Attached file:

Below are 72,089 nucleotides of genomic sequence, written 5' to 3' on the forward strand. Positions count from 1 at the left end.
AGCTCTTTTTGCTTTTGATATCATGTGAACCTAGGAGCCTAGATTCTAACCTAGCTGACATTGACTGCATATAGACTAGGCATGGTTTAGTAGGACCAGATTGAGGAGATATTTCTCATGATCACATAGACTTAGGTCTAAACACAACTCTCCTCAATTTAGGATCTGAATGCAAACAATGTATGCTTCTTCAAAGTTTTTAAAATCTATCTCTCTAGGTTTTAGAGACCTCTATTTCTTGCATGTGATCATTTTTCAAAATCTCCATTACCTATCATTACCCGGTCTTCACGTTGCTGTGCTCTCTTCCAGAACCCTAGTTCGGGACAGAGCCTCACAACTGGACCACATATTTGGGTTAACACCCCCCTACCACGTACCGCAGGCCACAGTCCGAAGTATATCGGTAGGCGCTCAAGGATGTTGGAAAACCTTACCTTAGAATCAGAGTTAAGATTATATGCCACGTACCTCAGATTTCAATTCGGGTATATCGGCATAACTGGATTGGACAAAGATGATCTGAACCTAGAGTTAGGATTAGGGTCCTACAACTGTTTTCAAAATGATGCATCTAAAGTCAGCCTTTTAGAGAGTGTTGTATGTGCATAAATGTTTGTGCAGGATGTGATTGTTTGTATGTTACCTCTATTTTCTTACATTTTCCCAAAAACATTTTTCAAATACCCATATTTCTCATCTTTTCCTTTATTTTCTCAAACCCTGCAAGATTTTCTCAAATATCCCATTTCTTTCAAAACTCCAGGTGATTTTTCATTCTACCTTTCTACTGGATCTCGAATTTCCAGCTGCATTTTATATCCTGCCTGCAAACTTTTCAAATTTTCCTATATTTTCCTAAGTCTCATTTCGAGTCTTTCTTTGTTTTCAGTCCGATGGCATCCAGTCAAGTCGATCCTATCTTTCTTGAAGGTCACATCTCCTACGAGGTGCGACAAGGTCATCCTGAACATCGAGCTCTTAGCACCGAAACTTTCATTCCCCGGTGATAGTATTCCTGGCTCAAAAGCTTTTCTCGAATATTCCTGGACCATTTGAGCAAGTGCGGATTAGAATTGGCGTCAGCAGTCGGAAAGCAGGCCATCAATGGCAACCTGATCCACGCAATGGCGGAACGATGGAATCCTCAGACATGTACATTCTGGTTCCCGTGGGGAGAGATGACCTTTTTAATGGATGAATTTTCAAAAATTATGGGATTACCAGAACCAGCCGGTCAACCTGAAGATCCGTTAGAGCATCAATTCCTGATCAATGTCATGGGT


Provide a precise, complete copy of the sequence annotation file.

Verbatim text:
Below are 72,089 nucleotides of genomic sequence, written 5' to 3' on the forward strand. Positions count from 1 at the left end.
AGCTCTTTTTGCTTTTGATATCATGTGAACCTAGGAGCCTAGATTCTAACCTAGCTGACATTGACTGCATATAGACTAGGCATGGTTTAGTAGGACCAGATTGAGGAGATATTTCTCATGATCACATAGACTTAGGTCTAAACACAACTCTCCTCAATTTAGGATCTGAATGCAAACAATGTATGCTTCTTCAAAGTTTTTAAAATCTATCTCTCTAGGTTTTAGAGACCTCTATTTCTTGCATGTGATCATTTTTCAAAATCTCCATTACCTATCATTACCCGGTCTTCACGTTGCTGTGCTCTCTTCCAGAACCCTAGTTCGGGACAGAGCCTCACAACTGGACCACATATTTGGGTTAACACCCCCCTACCACGTACCGCAGGCCACAGTCCGAAGTATATCGGTAGGCGCTCAAGGATGTTGGAAAACCTTACCTTAGAATCAGAGTTAAGATTATATGCCACGTACCTCAGATTTCAATTCGGGTATATCGGCATAACTGGATTGGACAAAGATGATCTGAACCTAGAGTTAGGATTAGGGTCCTACAACTGTTTTCAAAATGATGCATCTAAAGTCAGCCTTTTAGAGAGTGTTGTATGTGCATAAATGTTTGTGCAGGATGTGATTGTTTGTATGTTACCTCTATTTTCTTACATTTTCCCAAAAACATTTTTCAAATACCCATATTTCTCATCTTTTCCTTTATTTTCTCAAACCCTGCAAGATTTTCTCAAATATCCCATTTCTTTCAAAACTCCAGGTGATTTTTCATTCTACCTTTCTACTGGATCTCGAATTTCCAGCTGCATTTTATATCCTGCCTGCAAACTTTTCAAATTTTCCTATATTTTCCTAAGTCTCATTTCGAGTCTTTCTTTGTTTTCAGTCCGATGGCATCCAGTCAAGTCGATCCTATCTTTCTTGAAGGTCACATCTCCTACGAGGTGCGACAAGGTCATCCTGAACATCGAGCTCTTAGCACCGAAACTTTCATTCCCCGGTGATAGTATTCCTGGCTCAAAAGCTTTTCTCGAATATTCCTGGACCATTTGAGCAAGTGCGGATTAGAATTGGCGTCAGCAGTCGGAAAGCAGGCCATCAATGGCAACCTGATCCACGCAATGGCGGAACGATGGAATCCTCAGACATGTACATTCTGGTTCCCGTGGGGAGAGATGACCTTTTTAATGGATGAATTTTCAAAAATTATGGGATTACCAGAACCAGCCGGTCAACCTGAAGATCCGTTAGAGCATCAATTCCTGATCAATGTCATGGGT